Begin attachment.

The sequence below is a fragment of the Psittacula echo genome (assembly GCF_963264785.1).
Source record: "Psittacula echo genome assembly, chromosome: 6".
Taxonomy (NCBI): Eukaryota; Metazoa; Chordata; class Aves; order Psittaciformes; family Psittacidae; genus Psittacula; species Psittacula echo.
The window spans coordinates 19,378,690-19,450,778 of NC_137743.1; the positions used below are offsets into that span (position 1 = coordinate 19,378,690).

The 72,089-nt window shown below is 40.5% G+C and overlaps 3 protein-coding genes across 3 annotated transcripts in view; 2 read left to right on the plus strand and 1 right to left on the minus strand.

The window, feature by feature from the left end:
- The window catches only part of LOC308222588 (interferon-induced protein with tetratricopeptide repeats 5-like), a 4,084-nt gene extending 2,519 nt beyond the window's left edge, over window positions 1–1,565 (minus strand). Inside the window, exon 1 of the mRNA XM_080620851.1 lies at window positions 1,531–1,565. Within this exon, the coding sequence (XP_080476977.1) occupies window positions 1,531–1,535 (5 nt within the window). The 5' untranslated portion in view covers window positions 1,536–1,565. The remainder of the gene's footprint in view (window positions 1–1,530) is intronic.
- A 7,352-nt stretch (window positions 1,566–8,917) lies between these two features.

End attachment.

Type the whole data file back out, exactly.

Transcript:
The sequence below is a fragment of the Psittacula echo genome (assembly GCF_963264785.1).
Source record: "Psittacula echo genome assembly, chromosome: 6".
Taxonomy (NCBI): Eukaryota; Metazoa; Chordata; class Aves; order Psittaciformes; family Psittacidae; genus Psittacula; species Psittacula echo.
The window spans coordinates 19,378,690-19,450,778 of NC_137743.1; the positions used below are offsets into that span (position 1 = coordinate 19,378,690).

The 72,089-nt window shown below is 40.5% G+C and overlaps 3 protein-coding genes across 3 annotated transcripts in view; 2 read left to right on the plus strand and 1 right to left on the minus strand.

The window, feature by feature from the left end:
- The window catches only part of LOC308222588 (interferon-induced protein with tetratricopeptide repeats 5-like), a 4,084-nt gene extending 2,519 nt beyond the window's left edge, over window positions 1–1,565 (minus strand). Inside the window, exon 1 of the mRNA XM_080620851.1 lies at window positions 1,531–1,565. Within this exon, the coding sequence (XP_080476977.1) occupies window positions 1,531–1,535 (5 nt within the window). The 5' untranslated portion in view covers window positions 1,536–1,565. The remainder of the gene's footprint in view (window positions 1–1,530) is intronic.
- A 7,352-nt stretch (window positions 1,566–8,917) lies between these two features.